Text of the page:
I’m thrilled that my post “Confronting my inner racist” is posted today at Bronwyn Lea’s blog as part of her Words that Changed My World series.
I wrote this post a while ago, so some of you have already read it. But I’d like to add one quote from my long-ago literature classes. It’s one that has haunted me for its beauty and its force and its content.
Several chapters into his autobiography, Frederick Douglass writes of his abusive master Mr. Covey, and how Covey managed to break the previously irrepressible Douglass. “I was broken in body, soul and spirit. (. . .) the dark night of slavery closed in upon me; and behold a man transformed into a brute!”
Then, a page later, comes the sentence that strikes me with such force:
You have seen how a man was made a slave;
You shall see how a slave was made a man.
My professor wrote the lines on the board. Then he drew a line connecting man to man, and slave to slave. The lines intersected. In literary terms, this is a “chiastic structure”, one that’s used to emphasize or contrast ideas.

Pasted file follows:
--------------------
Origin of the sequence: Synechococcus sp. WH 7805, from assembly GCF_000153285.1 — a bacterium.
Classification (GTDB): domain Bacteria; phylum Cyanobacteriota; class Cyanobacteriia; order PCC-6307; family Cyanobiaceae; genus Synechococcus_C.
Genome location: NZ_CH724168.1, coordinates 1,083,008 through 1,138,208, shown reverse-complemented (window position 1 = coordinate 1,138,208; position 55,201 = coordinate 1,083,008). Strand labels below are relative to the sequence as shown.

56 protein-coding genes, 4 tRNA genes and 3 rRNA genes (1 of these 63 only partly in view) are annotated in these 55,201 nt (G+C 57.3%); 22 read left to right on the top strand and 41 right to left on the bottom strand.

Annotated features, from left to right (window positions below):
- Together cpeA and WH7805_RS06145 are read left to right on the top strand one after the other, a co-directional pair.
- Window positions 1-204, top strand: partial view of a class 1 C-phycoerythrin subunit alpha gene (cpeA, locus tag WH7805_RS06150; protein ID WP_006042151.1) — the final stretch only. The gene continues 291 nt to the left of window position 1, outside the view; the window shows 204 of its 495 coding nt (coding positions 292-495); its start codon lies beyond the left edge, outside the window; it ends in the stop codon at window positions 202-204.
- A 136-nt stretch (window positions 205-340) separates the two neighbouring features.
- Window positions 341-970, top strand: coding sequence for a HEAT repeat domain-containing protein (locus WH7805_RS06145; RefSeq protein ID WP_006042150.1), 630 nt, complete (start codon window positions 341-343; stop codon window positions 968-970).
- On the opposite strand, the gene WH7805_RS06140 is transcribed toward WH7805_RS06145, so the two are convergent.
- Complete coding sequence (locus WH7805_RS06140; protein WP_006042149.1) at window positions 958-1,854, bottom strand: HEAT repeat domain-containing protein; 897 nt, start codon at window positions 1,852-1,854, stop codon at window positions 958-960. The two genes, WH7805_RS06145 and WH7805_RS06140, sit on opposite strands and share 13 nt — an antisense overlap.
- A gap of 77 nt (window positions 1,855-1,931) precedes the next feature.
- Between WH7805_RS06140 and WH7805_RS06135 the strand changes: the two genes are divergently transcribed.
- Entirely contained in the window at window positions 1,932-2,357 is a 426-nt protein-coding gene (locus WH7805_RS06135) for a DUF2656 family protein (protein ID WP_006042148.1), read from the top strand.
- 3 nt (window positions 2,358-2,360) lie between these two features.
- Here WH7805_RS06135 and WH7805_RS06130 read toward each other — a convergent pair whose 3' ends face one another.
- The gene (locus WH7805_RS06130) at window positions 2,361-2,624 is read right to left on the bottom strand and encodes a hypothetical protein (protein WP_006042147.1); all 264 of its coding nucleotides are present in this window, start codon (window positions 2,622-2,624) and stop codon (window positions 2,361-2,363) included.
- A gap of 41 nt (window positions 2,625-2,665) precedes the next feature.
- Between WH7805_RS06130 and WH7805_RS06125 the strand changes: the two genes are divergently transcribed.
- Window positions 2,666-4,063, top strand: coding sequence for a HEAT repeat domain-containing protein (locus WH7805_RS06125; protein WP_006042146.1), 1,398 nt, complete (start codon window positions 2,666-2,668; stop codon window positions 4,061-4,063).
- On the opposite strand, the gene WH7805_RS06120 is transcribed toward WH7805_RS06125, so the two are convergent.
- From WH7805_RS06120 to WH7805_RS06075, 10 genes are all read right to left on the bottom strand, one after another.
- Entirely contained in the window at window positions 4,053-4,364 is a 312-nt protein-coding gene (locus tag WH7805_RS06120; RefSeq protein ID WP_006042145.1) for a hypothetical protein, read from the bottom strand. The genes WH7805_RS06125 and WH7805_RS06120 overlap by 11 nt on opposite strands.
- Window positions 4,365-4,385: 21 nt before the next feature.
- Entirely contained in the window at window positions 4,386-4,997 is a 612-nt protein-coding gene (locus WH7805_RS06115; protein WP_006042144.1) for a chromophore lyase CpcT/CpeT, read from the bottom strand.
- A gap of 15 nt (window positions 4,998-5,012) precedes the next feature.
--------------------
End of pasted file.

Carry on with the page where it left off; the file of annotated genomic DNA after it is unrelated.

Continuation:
What does it look like? An X. A crossing. A chiasm.
A cross, standing between slavery and freedom.
Just something to ponder as you click over to Bronwyn’s site and read. While you’re there, be sure to read a few other posts and leave a comment. You won’t regret it.
Now for my post . . .
Where: Chaucer class.
When: Spring 2002
Who: Me, my buddy Richard, and the middle-aged classmate whose name escapes my memory.
What: Richard, always a wild card, had decided to share with us about the time he was thrown in the slammer for DUI. Not the typical intro into a graduate-level discussion of The Canterbury Tales. But somehow, between bipolar disorder and PTSD from Vietnam, his social filter had disappeared, and so we got the unfiltered version of him, somewhat like the unfiltered cigarettes he rolled during Elizabethan Poetry and Prose class.
The tale was in full swing, (read the rest at Bronwyn’s Corner)